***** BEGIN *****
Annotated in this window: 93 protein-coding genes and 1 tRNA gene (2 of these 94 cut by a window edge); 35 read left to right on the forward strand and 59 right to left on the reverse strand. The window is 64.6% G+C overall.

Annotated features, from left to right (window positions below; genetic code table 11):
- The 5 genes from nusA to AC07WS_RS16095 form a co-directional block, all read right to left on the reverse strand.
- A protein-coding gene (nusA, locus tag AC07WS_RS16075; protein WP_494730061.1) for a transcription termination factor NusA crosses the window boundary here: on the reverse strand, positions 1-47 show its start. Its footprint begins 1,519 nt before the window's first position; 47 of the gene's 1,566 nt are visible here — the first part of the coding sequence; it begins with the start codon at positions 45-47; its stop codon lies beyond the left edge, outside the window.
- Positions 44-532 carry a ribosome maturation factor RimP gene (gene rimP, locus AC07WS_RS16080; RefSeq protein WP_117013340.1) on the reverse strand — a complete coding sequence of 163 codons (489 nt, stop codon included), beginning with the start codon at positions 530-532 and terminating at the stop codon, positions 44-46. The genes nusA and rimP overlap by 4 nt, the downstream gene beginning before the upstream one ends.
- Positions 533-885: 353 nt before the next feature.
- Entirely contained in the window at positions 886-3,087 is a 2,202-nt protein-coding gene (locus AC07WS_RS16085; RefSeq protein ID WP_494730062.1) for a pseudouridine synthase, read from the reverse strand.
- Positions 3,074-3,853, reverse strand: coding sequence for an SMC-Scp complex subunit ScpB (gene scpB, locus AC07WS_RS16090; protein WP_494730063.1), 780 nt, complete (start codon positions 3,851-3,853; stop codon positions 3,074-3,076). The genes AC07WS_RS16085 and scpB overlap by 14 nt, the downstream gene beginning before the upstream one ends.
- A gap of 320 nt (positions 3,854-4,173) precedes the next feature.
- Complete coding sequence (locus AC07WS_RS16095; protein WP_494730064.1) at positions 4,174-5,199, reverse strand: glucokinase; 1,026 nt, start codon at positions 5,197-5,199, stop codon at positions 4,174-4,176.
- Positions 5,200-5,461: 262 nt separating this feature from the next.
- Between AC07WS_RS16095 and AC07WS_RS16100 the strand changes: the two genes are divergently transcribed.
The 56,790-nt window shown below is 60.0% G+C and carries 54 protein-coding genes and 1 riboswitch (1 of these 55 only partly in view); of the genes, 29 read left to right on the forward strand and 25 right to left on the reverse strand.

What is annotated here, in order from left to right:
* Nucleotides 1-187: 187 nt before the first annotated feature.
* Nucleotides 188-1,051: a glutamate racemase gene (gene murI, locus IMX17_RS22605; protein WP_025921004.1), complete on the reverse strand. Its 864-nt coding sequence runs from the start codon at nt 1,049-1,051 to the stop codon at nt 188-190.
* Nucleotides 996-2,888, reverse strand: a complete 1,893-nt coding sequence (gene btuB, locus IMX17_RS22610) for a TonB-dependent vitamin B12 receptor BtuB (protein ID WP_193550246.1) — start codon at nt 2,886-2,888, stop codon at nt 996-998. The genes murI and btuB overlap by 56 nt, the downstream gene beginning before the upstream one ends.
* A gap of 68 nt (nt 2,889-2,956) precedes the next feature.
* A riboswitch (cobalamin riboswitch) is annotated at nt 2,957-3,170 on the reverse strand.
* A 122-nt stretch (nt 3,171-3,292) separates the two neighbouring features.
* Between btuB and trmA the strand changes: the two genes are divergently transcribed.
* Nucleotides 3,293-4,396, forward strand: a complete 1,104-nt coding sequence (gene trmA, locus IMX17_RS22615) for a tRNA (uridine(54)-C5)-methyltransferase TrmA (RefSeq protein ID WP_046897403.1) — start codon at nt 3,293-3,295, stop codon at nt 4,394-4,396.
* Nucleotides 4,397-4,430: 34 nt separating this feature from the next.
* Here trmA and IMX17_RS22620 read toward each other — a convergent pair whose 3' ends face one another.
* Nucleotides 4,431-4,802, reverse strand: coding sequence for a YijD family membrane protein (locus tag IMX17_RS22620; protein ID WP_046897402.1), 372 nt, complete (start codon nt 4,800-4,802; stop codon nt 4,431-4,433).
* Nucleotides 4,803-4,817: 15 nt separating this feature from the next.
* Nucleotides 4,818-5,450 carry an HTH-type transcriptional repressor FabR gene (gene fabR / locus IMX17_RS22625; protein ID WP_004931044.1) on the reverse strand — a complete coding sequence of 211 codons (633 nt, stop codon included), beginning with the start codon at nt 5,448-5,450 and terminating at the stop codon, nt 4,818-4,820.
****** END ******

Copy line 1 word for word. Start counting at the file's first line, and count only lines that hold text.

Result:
Annotated in this window: 93 protein-coding genes and 1 tRNA gene (2 of these 94 cut by a window edge); 35 read left to right on the forward strand and 59 right to left on the reverse strand. The window is 64.6% G+C overall.